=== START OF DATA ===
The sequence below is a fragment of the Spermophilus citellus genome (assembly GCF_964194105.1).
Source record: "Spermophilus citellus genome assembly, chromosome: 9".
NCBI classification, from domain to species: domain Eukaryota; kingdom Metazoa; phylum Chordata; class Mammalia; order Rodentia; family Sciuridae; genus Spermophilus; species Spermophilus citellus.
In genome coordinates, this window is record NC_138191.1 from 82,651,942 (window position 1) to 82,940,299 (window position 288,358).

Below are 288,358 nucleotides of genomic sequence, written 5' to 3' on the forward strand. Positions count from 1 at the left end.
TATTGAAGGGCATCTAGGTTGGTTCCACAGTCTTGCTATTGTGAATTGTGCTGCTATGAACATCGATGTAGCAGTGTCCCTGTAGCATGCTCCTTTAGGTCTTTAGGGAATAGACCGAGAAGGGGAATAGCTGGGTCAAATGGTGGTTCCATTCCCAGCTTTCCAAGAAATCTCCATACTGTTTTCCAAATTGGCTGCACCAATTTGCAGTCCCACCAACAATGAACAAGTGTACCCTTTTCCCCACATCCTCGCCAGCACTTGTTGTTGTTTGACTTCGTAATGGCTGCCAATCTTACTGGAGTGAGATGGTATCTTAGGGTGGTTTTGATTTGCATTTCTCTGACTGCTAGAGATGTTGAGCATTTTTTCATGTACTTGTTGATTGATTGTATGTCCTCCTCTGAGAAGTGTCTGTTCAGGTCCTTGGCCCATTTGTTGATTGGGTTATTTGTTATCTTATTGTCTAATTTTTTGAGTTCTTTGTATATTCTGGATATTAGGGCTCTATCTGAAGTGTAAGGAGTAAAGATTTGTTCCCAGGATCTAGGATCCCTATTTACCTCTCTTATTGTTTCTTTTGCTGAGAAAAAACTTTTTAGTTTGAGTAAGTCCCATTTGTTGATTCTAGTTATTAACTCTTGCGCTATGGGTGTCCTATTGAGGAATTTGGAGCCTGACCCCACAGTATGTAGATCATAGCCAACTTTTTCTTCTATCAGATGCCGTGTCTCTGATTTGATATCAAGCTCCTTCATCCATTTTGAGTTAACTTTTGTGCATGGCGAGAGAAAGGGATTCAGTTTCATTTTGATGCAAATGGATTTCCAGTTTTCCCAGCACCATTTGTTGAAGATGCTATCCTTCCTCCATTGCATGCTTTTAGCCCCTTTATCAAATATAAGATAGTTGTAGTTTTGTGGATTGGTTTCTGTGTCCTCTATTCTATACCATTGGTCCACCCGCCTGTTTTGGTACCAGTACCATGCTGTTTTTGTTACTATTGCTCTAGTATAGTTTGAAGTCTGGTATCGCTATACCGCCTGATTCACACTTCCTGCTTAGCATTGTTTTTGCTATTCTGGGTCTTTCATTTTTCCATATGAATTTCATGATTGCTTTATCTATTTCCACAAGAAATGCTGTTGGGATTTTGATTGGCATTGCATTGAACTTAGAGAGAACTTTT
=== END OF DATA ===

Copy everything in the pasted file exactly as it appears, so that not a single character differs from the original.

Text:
The sequence below is a fragment of the Spermophilus citellus genome (assembly GCF_964194105.1).
Source record: "Spermophilus citellus genome assembly, chromosome: 9".
NCBI classification, from domain to species: domain Eukaryota; kingdom Metazoa; phylum Chordata; class Mammalia; order Rodentia; family Sciuridae; genus Spermophilus; species Spermophilus citellus.
In genome coordinates, this window is record NC_138191.1 from 82,651,942 (window position 1) to 82,940,299 (window position 288,358).

Below are 288,358 nucleotides of genomic sequence, written 5' to 3' on the forward strand. Positions count from 1 at the left end.
TATTGAAGGGCATCTAGGTTGGTTCCACAGTCTTGCTATTGTGAATTGTGCTGCTATGAACATCGATGTAGCAGTGTCCCTGTAGCATGCTCCTTTAGGTCTTTAGGGAATAGACCGAGAAGGGGAATAGCTGGGTCAAATGGTGGTTCCATTCCCAGCTTTCCAAGAAATCTCCATACTGTTTTCCAAATTGGCTGCACCAATTTGCAGTCCCACCAACAATGAACAAGTGTACCCTTTTCCCCACATCCTCGCCAGCACTTGTTGTTGTTTGACTTCGTAATGGCTGCCAATCTTACTGGAGTGAGATGGTATCTTAGGGTGGTTTTGATTTGCATTTCTCTGACTGCTAGAGATGTTGAGCATTTTTTCATGTACTTGTTGATTGATTGTATGTCCTCCTCTGAGAAGTGTCTGTTCAGGTCCTTGGCCCATTTGTTGATTGGGTTATTTGTTATCTTATTGTCTAATTTTTTGAGTTCTTTGTATATTCTGGATATTAGGGCTCTATCTGAAGTGTAAGGAGTAAAGATTTGTTCCCAGGATCTAGGATCCCTATTTACCTCTCTTATTGTTTCTTTTGCTGAGAAAAAACTTTTTAGTTTGAGTAAGTCCCATTTGTTGATTCTAGTTATTAACTCTTGCGCTATGGGTGTCCTATTGAGGAATTTGGAGCCTGACCCCACAGTATGTAGATCATAGCCAACTTTTTCTTCTATCAGATGCCGTGTCTCTGATTTGATATCAAGCTCCTTCATCCATTTTGAGTTAACTTTTGTGCATGGCGAGAGAAAGGGATTCAGTTTCATTTTGATGCAAATGGATTTCCAGTTTTCCCAGCACCATTTGTTGAAGATGCTATCCTTCCTCCATTGCATGCTTTTAGCCCCTTTATCAAATATAAGATAGTTGTAGTTTTGTGGATTGGTTTCTGTGTCCTCTATTCTATACCATTGGTCCACCCGCCTGTTTTGGTACCAGTACCATGCTGTTTTTGTTACTATTGCTCTAGTATAGTTTGAAGTCTGGTATCGCTATACCGCCTGATTCACACTTCCTGCTTAGCATTGTTTTTGCTATTCTGGGTCTTTCATTTTTCCATATGAATTTCATGATTGCTTTATCTATTTCCACAAGAAATGCTGTTGGGATTTTGATTGGCATTGCATTGAACTTAGAGAGAACTTTT